Breaking news: yet another study says daycare is bad for kids and working mothers all over our great nation get a serious attack of the guilts, again. This time, the recent study is from the University of Adelaide’s School of Population Health, but the message is a recurring one: if you put your child in daycare, you are a bad, bad mummy.
I’m being highly sarcastic of course – many, many women (and men) have to work out of sheer economic necessity, so daycare isn’t a choice, it’s an essential. And even if you don’t work, but are juggling other small kids or – gasp – just want some kid-free time to yourself, you selfish heathen, you – daycare performs a vitally important role in our society.
In addition, if you’re lucky enough to a) find a good daycare centre you can afford and b) a good daycare centre that has vacancies to begin with – this in itself feels like a major miracle and something to be grateful and happy about.
But no – along comes another set of uni researchers who seem hell bent on making parents, particularly working mums, feel bad about their choices. Well, I’m calling bullshit on this study!
It claims a link between children in daycare centres and behavioural problems. The study revealed that in a study of 3200 children in all types of childcare, by the time the kids were four, the children were more likely to be hyperactive, disruptive and aggressive.
As to why this is, PhD student Angela Gialamas – who contributed to the study – has said it’s due to a lack of consistency of care as daycare kids are moved around from room-to-room as they get older.
This study received much press, so good work, University of Adelaide! Round of applause. And my fave quote goes to the aforementioned Angela Gialamas who said: “The last thing we want to do is make parents feel guilty about childcare”. Too bloody late, Angela?!
You see, what a lot of news outlets didn’t focus on was that the same study showed that when daycare kiddies eventually head off to school they were found to be happier, less clingy and less likely to be depressed. Win, win, win!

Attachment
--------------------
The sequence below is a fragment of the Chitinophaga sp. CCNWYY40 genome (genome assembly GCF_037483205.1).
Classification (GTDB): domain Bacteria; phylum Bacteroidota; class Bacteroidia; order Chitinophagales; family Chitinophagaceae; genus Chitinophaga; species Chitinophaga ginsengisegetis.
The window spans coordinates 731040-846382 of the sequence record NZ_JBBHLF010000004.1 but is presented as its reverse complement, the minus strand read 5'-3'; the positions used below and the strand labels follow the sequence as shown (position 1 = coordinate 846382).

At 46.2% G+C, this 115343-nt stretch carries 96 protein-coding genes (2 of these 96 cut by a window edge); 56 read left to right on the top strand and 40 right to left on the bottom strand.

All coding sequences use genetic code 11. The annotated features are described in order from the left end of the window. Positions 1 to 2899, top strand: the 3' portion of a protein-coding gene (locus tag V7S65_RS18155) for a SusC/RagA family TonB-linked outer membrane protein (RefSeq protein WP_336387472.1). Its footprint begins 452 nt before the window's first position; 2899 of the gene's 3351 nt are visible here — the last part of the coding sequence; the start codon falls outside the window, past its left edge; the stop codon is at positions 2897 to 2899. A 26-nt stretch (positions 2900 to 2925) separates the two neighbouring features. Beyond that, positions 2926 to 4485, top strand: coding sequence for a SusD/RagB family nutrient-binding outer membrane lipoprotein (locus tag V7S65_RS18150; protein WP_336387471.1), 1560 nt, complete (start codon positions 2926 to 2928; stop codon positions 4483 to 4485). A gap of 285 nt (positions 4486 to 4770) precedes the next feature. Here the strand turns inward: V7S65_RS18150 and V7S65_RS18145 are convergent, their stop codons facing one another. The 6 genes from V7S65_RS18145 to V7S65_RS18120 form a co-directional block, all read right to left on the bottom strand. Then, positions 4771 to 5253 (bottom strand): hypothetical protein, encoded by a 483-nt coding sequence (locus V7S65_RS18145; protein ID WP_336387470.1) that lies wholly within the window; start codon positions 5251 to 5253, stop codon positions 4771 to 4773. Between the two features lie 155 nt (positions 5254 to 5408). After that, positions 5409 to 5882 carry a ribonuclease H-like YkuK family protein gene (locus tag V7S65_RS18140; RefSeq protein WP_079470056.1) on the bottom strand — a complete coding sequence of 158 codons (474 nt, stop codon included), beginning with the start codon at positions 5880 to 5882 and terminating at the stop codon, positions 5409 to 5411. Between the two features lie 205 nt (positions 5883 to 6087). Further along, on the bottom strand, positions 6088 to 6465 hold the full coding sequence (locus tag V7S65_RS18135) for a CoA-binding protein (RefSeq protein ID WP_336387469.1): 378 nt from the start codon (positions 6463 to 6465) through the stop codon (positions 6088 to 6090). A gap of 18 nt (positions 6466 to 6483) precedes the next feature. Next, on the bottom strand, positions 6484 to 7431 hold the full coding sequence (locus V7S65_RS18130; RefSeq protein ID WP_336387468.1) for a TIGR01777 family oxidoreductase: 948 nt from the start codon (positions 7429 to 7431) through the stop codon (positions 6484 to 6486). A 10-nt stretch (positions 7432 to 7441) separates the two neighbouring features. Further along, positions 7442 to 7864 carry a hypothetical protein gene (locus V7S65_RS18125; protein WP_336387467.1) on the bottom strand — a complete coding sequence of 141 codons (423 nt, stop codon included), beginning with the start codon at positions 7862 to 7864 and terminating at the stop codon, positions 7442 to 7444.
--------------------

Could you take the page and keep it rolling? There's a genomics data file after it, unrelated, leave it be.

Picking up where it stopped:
What’s more – child psychologists say the No.1 predictor of how a child turns out is parents. Not daycare, but parents – providing a safe, loving and nurturing environment for your child which allows him/her to thrive.
In addition, daycare unquestionably teaches kids good social skills and resilience, and how to adapt to structure and routines. From personal experience, our three-year-old daughter’s language skills and socialisation has improved greatly since she started attending daycare twice weekly from the age of two. And, even better, like a great, big soothing balm for my working mummy guilt, she bloody loves going to daycare and has made many firm friends there.
So, enough of these stupid, unhelpful studies – if university researchers really want to help kids, start with their stressed mothers! Why aren’t there more university studies hitting the headlines about how we as a society can better support new mothers? Or, what about one on why bringing up a baby always, always becomes a woman’s job? Or, better still, let’s get uni research boffins really scratching their heads over how best to support women returning to the workforce – gasp – after having had children?!
What do you think?
Main image via www.telegraph.co.uk and secondary image via absolutemommy.blogspot.com.